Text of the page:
The interviews were transcribed verbatim and double-checked for inaccuracies. Transcripts were then transferred to NVivo (QSR International) where they were analyzed using applied thematic analysis [45]. This is a form of inductive (data-driven) thematic analysis that has a pragmatic focus and allows the use of tools appropriate for the analytical process, such as structural coding, quantification, word searches, and deviant case analyses. A structural coding framework consisting of 25 sections was created, which was applied to the first 15 transcripts. Data were then collated relevant to each new code, and a codebook was created in Microsoft Word for each section. As the codebook developed, codes were refined, combined, and deleted from both NVivo and the codebook. Themes were then generated from the codes and reviewed. The 3 new interview transcripts were then added at this stage and went through the aforementioned steps. The themes that emerged supported and validated the existing themes found. The analysis was conducted by the first author (SP), and the codebook was checked for accuracy, internal homogeneity, and external heterogeneity by the second author (RC).


Participants were asked about their views toward giving feedback to GPs, with a focus in particular on patient feedback websites and on paper-based feedback cards. Participants discussed their awareness and past usage of the Web-based and offline modes of feedback to leave feedback for a GP, as well as their attitudes, motivations, and consideration for future use of both websites and paper-based feedback cards. The interviews focused mainly on the NHS Choices website as the Web-based patient feedback mode and the NHS Friends and Family Test feedback card as the offline mode to leave feedback, both of which are available in general practice in England and are generally unsolicited forms of feedback.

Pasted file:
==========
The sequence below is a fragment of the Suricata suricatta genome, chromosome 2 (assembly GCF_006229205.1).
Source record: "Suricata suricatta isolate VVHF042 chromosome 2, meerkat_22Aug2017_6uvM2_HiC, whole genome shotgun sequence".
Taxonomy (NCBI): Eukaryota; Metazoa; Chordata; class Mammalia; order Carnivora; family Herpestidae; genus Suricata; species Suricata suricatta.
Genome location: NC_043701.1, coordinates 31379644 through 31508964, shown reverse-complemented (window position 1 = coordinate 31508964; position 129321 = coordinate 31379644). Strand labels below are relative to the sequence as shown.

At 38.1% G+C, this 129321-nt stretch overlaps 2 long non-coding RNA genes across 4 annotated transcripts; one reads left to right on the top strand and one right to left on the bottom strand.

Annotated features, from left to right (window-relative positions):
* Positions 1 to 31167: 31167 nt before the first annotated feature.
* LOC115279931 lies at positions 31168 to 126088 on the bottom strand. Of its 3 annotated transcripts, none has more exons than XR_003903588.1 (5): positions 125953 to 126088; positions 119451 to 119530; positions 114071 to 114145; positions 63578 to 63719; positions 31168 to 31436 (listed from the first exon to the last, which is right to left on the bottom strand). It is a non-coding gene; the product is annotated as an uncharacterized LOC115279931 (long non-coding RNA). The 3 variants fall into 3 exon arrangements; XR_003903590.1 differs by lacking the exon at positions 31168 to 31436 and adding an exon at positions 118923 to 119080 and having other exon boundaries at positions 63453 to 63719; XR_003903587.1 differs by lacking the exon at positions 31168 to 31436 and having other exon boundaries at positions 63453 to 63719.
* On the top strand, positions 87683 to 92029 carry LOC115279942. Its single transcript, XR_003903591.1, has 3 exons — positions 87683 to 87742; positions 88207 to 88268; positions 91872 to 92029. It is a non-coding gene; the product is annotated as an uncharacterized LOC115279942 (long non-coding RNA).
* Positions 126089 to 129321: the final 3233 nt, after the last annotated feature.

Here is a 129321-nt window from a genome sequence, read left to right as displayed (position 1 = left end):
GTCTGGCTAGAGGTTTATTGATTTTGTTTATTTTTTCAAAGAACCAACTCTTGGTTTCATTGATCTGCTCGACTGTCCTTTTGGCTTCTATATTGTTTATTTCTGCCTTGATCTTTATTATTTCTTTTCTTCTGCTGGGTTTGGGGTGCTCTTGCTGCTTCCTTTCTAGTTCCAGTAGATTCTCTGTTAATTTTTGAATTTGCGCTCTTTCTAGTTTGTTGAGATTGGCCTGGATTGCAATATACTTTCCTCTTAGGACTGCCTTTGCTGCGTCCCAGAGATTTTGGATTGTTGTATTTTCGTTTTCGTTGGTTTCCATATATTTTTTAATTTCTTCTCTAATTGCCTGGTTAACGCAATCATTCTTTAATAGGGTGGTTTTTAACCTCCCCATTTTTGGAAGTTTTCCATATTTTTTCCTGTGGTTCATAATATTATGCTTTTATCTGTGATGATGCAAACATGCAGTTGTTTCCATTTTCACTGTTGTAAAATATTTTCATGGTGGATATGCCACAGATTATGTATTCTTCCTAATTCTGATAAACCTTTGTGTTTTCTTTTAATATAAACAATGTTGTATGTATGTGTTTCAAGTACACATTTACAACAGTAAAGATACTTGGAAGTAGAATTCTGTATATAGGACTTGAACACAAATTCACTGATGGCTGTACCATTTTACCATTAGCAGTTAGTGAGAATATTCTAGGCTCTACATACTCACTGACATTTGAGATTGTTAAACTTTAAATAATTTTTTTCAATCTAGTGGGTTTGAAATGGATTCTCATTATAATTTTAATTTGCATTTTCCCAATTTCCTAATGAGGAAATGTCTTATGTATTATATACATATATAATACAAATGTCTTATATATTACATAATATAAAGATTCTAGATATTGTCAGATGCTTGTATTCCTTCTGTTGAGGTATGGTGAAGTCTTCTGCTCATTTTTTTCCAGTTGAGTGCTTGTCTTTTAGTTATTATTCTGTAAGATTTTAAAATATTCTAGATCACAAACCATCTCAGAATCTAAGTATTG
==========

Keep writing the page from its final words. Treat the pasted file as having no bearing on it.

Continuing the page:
This paper presents only the major themes that emerged from the data. The first 4 themes (1-4) were not specific to a method or mode of feedback; rather, they were found in relation to both paper-based feedback and patient feedback websites. The final 3 themes (5-7) were unique to patient feedback websites, and they allude to the additional considerations that patients need to give when considering using websites to leave feedback for a GP.

Theme 1: Limited Awareness About Methods to Leave Feedback for GPs, Especially on a Website

In this study, 5 participants had given feedback about a GP in the past using non-Web-based methods, and the remaining 13 had not. Interestingly, however, almost half of the participants (n=8) did not know that they could leave feedback about a GP using any method:

I haven’t seen this [NHS Friends and Family Test card] before, probably haven’t looked

Similarly, the majority of participants (n=16) were not aware of the existence of patient feedback websites, and only 1 female participant aged 47 years had experience of giving feedback on a website for a GP. However, more than half of participants (n=12) said they would happily leave feedback about a GP if they were asked to by the GP or the practice, and 13 participants said they may consider giving feedback on a website or on paper in the future.

Theme 2: Preference for Mode of Feedback Depends on the Nature of Feedback

The majority of participants preferred to give positive feedback directly face-to-face to the GP, and almost half also preferred to give negative feedback directly face-to-face to the GP: